Screen Writer Burt Kennedy Dies
Friday, February 16th 2001, 12:00 am
By: News On 6
LOS ANGELES (AP) â€” Burt Kennedy, a screenwriter and director of films including the Western epic ``The War Wagon,'' has died. He was 78.
Kennedy died Thursday of cancer at his suburban Sherman Oaks home, said the family's spokesman, film critic Leonard Maltin.
During his long career in radio, film and television, Kennedy earned a reputation as an accomplished director who injected humor into the traditionally straight-laced Western film.
In the 1960s, when the movie Western was declining in public favor, he enlivened the genre with gag-filled films such as ``Support Your Local Sheriff'' and ``Support Your Local Gunfighter,'' both starring James Garner in his ``Maverick'' mode.
He also directed ``Dirty Dingus McGee,'' a spoof with Frank Sinatra as a two-bit gunfighter. Kennedy wrote the script with Joseph Heller of ``Catch-22'' fame.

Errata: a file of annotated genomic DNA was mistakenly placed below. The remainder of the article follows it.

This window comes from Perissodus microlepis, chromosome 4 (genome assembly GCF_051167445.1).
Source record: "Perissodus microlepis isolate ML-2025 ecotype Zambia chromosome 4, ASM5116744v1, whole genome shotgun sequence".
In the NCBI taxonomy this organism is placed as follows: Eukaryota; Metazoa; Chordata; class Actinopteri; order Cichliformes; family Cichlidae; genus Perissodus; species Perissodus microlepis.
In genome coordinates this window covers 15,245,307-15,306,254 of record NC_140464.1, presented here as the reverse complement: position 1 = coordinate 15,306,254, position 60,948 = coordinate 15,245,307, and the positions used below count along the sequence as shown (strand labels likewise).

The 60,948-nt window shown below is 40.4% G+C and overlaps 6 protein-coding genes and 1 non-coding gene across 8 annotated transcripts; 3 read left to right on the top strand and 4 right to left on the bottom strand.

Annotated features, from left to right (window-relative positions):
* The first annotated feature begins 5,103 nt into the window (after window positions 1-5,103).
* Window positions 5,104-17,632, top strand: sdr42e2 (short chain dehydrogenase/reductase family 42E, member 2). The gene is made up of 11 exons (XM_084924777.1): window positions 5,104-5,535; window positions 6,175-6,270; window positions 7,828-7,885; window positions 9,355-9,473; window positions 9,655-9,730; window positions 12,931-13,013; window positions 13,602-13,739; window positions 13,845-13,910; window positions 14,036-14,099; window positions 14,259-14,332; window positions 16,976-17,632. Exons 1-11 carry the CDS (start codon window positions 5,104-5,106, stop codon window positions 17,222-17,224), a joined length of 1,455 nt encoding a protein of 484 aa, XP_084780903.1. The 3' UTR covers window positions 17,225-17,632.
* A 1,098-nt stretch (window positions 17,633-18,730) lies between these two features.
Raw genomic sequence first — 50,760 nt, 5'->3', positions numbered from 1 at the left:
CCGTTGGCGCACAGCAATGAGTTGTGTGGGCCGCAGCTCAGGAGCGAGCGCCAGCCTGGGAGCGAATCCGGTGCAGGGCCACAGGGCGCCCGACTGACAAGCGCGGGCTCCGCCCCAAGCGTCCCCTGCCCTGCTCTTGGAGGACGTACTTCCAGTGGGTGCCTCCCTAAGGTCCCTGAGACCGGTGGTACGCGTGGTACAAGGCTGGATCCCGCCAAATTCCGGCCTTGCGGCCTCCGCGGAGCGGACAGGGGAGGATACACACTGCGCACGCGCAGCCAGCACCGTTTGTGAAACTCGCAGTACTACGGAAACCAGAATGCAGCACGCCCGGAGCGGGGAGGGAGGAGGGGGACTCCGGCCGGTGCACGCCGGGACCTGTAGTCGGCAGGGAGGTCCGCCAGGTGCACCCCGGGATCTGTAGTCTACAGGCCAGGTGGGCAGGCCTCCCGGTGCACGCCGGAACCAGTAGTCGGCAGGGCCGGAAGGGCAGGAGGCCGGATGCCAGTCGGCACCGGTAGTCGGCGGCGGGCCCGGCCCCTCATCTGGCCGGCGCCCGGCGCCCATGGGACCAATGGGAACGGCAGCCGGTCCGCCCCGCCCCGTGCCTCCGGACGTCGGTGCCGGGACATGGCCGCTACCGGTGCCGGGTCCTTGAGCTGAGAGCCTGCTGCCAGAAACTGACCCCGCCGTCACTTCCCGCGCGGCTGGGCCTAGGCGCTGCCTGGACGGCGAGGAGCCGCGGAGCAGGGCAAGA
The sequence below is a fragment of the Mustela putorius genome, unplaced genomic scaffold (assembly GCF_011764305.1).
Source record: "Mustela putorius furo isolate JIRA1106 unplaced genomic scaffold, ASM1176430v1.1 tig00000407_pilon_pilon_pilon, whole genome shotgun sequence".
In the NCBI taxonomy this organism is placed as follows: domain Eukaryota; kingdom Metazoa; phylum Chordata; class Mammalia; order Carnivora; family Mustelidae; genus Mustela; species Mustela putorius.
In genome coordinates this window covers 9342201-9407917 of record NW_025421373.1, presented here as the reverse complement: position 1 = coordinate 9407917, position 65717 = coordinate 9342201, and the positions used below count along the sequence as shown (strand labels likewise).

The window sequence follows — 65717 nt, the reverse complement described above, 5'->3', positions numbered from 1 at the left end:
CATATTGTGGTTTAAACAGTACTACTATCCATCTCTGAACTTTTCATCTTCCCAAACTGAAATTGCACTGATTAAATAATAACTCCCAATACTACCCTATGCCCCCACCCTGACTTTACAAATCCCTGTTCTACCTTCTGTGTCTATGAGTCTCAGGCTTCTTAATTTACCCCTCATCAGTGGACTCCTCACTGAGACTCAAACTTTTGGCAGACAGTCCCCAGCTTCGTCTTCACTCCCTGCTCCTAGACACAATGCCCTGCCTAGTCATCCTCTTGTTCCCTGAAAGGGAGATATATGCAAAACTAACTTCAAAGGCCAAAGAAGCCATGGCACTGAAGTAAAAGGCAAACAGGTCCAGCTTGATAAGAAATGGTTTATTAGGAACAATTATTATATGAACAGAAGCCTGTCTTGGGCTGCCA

He was born in Muskegon, Mich., on Sept. 3, 1922, the son of vaudevillians who toured as The Dancing Kennedys. He joined the act when he was 4 years old.
After high school he joined the Army, fighting in the Pacific theater in World War II, and was awarded the Silver Star, the Bronze Star and the Purple Heart.
Settling in Hollywood, he became a successful radio writer. John Wayne recognized his talent for humor and hired him to write screenplays.
After his directorial debut flopped, Kennedy directed episodes of ``The Lawman,'' ``The Virginian'' and other TV series before returning to film.
His most ambitious directorial project was ``The War Wagon'' in 1967, starring Wayne and Kirk Douglas.